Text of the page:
13. trapunto Says:

    Weird. I extrapolated a whole etymology based on my misreading of the word: ShadenfreuNd, not Schadenfreude. I always thought a schandenfreund was a “Too bad! friend,” since the German exclamation “Schade!” to mean “Too bad!” or “That’s a shame!” Hence, a schadenfreund would be someone avid to commiserate–likes to be able to say “What a shame.” As you can see, I don’t actually know German; one year in college did just about nothing.


  14. Have you ever tried warping a rigid heddle loom using the direct warping method? While it won’t solve the rubbing of the cotton if the sett is too close, it might speed up the warping process abit. “The Ashford Book of Rigid Heddle Weaving” by Rowena Hart illustrates the method pretty clearly.

  15. Lara Says:

    I’ve just started using my mother’s old spears loom (same as the one pictured above). She was a big weaver in the seventies so she knows how to set it up to begin the weaving process. However we’ve run into a big problem with the heddle. It is not separating the warp! It’s very frustrating. It seems as though the warp keeps getting stuck on the eyelets. The heddle is a metal one, rather than plastic. Any suggestions on how I could fix this problem!? Thanks in advance for any advice.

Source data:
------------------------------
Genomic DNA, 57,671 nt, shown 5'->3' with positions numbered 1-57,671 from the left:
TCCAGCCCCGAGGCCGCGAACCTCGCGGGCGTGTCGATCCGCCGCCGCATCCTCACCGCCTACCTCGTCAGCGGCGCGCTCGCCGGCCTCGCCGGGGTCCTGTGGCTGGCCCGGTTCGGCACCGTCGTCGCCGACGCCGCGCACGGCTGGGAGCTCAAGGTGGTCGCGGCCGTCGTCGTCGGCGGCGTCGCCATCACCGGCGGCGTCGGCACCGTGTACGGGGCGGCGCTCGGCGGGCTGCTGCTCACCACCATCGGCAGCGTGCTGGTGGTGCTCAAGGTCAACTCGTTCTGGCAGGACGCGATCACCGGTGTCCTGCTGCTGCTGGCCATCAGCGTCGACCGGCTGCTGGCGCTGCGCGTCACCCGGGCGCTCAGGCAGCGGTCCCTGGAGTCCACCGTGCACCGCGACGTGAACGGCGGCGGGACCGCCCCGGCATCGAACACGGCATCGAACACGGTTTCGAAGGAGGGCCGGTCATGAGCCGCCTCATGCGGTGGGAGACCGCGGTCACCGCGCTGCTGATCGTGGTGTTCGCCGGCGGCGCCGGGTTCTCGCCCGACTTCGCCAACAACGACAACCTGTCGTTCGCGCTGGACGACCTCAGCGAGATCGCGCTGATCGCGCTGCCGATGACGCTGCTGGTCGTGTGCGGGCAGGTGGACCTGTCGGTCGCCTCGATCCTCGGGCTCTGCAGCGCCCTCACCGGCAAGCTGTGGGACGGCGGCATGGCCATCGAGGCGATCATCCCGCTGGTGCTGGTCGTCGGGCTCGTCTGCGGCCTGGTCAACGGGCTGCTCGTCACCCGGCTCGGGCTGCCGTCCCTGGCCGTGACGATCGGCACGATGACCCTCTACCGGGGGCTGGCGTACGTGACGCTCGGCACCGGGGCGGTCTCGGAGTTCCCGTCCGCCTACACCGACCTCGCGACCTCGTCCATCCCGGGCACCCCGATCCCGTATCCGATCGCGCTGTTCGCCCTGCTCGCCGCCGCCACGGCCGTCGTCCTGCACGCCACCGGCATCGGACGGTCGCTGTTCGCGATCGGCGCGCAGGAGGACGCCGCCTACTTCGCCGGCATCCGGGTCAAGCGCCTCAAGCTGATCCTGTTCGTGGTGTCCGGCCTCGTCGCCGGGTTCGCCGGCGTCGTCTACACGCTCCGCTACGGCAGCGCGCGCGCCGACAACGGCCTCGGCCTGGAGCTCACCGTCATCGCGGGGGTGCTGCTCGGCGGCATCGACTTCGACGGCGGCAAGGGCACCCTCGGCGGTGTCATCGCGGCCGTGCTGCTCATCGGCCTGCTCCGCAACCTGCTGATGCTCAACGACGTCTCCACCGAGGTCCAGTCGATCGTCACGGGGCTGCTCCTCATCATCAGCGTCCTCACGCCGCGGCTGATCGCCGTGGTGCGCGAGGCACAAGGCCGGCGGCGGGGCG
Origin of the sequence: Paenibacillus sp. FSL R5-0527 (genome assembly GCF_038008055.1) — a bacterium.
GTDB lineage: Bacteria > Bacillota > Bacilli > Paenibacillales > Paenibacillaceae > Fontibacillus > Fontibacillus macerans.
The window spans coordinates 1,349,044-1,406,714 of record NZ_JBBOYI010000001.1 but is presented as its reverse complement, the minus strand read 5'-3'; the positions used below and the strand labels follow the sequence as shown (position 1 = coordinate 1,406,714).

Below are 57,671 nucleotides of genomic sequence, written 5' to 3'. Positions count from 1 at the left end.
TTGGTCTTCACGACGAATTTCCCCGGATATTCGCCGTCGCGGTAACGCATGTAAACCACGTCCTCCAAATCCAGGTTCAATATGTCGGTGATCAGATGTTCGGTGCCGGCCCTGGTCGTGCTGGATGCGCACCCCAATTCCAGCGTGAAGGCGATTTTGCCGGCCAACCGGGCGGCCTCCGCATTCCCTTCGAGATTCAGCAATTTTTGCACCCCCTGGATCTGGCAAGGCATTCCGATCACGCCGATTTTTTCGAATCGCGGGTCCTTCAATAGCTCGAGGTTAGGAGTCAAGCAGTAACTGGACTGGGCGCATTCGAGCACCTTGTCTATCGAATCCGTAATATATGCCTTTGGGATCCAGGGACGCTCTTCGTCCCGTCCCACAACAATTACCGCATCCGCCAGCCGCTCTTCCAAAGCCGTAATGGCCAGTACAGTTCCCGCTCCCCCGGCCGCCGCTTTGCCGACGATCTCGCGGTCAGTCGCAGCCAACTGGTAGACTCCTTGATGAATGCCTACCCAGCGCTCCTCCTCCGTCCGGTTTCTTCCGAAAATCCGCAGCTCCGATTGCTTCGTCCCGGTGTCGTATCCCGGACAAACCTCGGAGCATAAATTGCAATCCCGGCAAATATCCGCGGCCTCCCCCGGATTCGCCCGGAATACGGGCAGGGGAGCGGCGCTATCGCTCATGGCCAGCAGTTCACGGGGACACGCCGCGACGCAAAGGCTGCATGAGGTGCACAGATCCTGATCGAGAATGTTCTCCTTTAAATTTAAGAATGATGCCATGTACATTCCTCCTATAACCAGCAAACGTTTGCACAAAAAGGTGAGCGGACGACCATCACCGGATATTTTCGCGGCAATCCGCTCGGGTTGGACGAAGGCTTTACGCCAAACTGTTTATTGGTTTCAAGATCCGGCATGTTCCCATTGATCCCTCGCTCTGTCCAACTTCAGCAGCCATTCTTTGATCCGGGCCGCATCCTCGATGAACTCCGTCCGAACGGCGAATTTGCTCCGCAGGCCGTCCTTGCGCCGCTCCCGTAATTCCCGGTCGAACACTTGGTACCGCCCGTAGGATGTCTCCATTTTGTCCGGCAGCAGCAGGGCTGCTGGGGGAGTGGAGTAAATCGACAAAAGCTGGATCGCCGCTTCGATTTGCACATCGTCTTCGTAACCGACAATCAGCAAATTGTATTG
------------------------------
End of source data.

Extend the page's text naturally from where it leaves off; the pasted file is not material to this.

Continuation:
Lara

    • trapunto Says:

      Hi Lara, I’m thinking the problem may be your yarn. With those metal-eyelet rigid heddles, there is just enough resistance getting the yarn past the “bump” of the eye, just enough variation in the width of the slots, and just enough light burring on the old metal, that they are kind of finicky. Especially with puffy or springy yarn. I found that some yarns would clear the eyes easily when I tested them individually, under tension; but then when all the strands were moving together as a complete warp, it wasn’t possible to keep every thread under enough tension at the same time.

      My only solution to sticky warps on the Spears was to start over with a thinner warp yarn. The good news is it worked very well with skinnier yarns. Wish I had a better solution to share. You could try size. I have heard of people using hair spray or spray n’ starch as sizing on unruly warps (though there’s a chance a spray-on product would make a mess of the loom).

      Good luck!